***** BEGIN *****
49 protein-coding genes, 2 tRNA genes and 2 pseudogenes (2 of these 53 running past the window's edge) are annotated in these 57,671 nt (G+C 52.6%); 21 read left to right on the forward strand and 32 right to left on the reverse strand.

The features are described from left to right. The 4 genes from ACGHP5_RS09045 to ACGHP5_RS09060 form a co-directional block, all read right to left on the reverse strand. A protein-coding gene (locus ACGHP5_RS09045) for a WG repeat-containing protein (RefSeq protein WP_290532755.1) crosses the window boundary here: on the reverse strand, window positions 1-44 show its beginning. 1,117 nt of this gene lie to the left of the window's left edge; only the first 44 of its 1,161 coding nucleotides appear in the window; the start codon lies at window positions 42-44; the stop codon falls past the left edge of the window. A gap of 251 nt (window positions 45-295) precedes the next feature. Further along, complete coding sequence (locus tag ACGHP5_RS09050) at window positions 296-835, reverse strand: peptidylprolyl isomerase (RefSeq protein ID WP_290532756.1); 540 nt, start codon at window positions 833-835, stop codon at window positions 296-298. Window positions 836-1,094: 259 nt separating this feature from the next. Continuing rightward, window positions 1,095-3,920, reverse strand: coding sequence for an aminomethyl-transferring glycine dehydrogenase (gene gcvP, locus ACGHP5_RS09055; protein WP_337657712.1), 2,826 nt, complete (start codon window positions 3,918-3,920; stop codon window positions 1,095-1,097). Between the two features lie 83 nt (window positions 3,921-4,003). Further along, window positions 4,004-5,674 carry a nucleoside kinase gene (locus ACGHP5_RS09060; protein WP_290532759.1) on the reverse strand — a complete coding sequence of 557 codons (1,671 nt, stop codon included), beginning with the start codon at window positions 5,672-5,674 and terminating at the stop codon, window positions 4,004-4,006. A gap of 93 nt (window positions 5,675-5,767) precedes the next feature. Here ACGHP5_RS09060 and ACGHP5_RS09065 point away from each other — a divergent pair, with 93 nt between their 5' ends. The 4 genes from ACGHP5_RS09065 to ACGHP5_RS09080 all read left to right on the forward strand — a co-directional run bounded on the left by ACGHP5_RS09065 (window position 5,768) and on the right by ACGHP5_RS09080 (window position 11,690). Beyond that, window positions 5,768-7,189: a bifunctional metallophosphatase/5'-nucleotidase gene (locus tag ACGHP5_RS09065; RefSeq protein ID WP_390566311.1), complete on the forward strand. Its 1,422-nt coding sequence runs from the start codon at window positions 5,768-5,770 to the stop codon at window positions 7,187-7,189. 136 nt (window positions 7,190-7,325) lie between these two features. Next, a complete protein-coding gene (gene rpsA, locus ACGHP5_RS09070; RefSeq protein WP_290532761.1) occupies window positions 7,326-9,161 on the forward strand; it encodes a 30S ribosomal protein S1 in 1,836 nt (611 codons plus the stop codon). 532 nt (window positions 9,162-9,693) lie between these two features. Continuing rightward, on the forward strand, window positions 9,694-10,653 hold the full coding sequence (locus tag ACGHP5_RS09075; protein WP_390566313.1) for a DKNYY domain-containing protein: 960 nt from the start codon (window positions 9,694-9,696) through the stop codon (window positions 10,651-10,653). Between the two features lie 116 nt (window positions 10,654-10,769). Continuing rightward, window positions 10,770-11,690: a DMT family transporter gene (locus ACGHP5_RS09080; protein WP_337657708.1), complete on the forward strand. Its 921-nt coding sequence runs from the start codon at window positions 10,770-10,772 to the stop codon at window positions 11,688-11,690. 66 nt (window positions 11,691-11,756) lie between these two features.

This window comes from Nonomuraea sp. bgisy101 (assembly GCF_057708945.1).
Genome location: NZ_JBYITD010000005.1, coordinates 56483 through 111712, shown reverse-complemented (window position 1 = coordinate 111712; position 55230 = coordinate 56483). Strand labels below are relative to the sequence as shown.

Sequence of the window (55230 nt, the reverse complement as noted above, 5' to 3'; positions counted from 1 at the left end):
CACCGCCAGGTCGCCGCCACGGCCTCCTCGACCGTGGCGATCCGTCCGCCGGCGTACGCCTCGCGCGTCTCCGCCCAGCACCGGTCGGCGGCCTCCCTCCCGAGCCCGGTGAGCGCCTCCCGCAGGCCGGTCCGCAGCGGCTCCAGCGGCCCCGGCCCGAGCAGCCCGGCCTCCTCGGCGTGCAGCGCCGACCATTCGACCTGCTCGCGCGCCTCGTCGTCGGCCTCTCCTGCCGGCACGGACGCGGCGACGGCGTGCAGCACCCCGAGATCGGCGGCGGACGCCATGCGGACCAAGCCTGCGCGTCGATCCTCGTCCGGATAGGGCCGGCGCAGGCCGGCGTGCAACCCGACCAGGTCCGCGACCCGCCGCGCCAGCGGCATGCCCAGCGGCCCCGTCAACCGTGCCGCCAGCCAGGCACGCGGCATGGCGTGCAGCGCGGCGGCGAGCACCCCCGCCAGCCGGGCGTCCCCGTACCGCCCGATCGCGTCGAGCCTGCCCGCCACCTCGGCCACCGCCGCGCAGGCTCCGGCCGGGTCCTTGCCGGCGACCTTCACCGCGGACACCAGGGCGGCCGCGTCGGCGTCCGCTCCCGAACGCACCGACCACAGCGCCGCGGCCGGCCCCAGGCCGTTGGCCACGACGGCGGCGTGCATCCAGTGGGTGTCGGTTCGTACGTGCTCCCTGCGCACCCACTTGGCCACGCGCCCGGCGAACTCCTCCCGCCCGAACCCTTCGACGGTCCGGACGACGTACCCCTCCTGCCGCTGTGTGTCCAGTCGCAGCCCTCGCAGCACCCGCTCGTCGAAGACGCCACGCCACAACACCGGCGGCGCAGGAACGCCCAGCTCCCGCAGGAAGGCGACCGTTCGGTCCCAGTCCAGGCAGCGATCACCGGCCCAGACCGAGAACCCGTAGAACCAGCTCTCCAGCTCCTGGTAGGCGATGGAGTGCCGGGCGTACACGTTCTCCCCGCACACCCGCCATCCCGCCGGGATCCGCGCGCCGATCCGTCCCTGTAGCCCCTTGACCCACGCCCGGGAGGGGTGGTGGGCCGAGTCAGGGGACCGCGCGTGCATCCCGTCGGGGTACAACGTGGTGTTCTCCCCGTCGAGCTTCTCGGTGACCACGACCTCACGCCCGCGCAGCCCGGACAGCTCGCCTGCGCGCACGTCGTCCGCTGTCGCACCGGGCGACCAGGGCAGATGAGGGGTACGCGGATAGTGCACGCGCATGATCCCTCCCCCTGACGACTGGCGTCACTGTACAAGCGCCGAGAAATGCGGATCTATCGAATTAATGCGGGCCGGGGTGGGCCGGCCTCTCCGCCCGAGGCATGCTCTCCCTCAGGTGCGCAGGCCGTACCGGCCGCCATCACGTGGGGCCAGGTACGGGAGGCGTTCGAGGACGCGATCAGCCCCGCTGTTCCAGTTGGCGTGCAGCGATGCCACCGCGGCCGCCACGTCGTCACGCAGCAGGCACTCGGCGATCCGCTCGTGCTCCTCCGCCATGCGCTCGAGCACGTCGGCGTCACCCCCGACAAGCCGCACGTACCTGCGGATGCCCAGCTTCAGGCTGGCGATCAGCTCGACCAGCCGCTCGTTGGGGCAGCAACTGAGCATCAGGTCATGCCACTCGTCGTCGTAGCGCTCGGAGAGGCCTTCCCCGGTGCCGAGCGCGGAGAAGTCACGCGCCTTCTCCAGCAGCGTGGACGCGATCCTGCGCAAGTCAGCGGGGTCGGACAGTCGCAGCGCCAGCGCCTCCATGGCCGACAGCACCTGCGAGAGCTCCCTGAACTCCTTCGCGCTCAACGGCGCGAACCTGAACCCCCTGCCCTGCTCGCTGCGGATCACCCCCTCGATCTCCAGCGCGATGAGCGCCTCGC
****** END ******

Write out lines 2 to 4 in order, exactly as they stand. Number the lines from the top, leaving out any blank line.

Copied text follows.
The features are described from left to right. The 4 genes from ACGHP5_RS09045 to ACGHP5_RS09060 form a co-directional block, all read right to left on the reverse strand. A protein-coding gene (locus ACGHP5_RS09045) for a WG repeat-containing protein (RefSeq protein WP_290532755.1) crosses the window boundary here: on the reverse strand, window positions 1-44 show its beginning. 1,117 nt of this gene lie to the left of the window's left edge; only the first 44 of its 1,161 coding nucleotides appear in the window; the start codon lies at window positions 42-44; the stop codon falls past the left edge of the window. A gap of 251 nt (window positions 45-295) precedes the next feature. Further along, complete coding sequence (locus tag ACGHP5_RS09050) at window positions 296-835, reverse strand: peptidylprolyl isomerase (RefSeq protein ID WP_290532756.1); 540 nt, start codon at window positions 833-835, stop codon at window positions 296-298. Window positions 836-1,094: 259 nt separating this feature from the next. Continuing rightward, window positions 1,095-3,920, reverse strand: coding sequence for an aminomethyl-transferring glycine dehydrogenase (gene gcvP, locus ACGHP5_RS09055; protein WP_337657712.1), 2,826 nt, complete (start codon window positions 3,918-3,920; stop codon window positions 1,095-1,097). Between the two features lie 83 nt (window positions 3,921-4,003). Further along, window positions 4,004-5,674 carry a nucleoside kinase gene (locus ACGHP5_RS09060; protein WP_290532759.1) on the reverse strand — a complete coding sequence of 557 codons (1,671 nt, stop codon included), beginning with the start codon at window positions 5,672-5,674 and terminating at the stop codon, window positions 4,004-4,006. A gap of 93 nt (window positions 5,675-5,767) precedes the next feature. Here ACGHP5_RS09060 and ACGHP5_RS09065 point away from each other — a divergent pair, with 93 nt between their 5' ends. The 4 genes from ACGHP5_RS09065 to ACGHP5_RS09080 all read left to right on the forward strand — a co-directional run bounded on the left by ACGHP5_RS09065 (window position 5,768) and on the right by ACGHP5_RS09080 (window position 11,690). Beyond that, window positions 5,768-7,189: a bifunctional metallophosphatase/5'-nucleotidase gene (locus tag ACGHP5_RS09065; RefSeq protein ID WP_390566311.1), complete on the forward strand. Its 1,422-nt coding sequence runs from the start codon at window positions 5,768-5,770 to the stop codon at window positions 7,187-7,189. 136 nt (window positions 7,190-7,325) lie between these two features. Next, a complete protein-coding gene (gene rpsA, locus ACGHP5_RS09070; RefSeq protein WP_290532761.1) occupies window positions 7,326-9,161 on the forward strand; it encodes a 30S ribosomal protein S1 in 1,836 nt (611 codons plus the stop codon). 532 nt (window positions 9,162-9,693) lie between these two features. Continuing rightward, on the forward strand, window positions 9,694-10,653 hold the full coding sequence (locus tag ACGHP5_RS09075; protein WP_390566313.1) for a DKNYY domain-containing protein: 960 nt from the start codon (window positions 9,694-9,696) through the stop codon (window positions 10,651-10,653). Between the two features lie 116 nt (window positions 10,654-10,769). Continuing rightward, window positions 10,770-11,690: a DMT family transporter gene (locus ACGHP5_RS09080; protein WP_337657708.1), complete on the forward strand. Its 921-nt coding sequence runs from the start codon at window positions 10,770-10,772 to the stop codon at window positions 11,688-11,690. 66 nt (window positions 11,691-11,756) lie between these two features.

This window comes from Nonomuraea sp. bgisy101 (assembly GCF_057708945.1).
Genome location: NZ_JBYITD010000005.1, coordinates 56483 through 111712, shown reverse-complemented (window position 1 = coordinate 111712; position 55230 = coordinate 56483). Strand labels below are relative to the sequence as shown.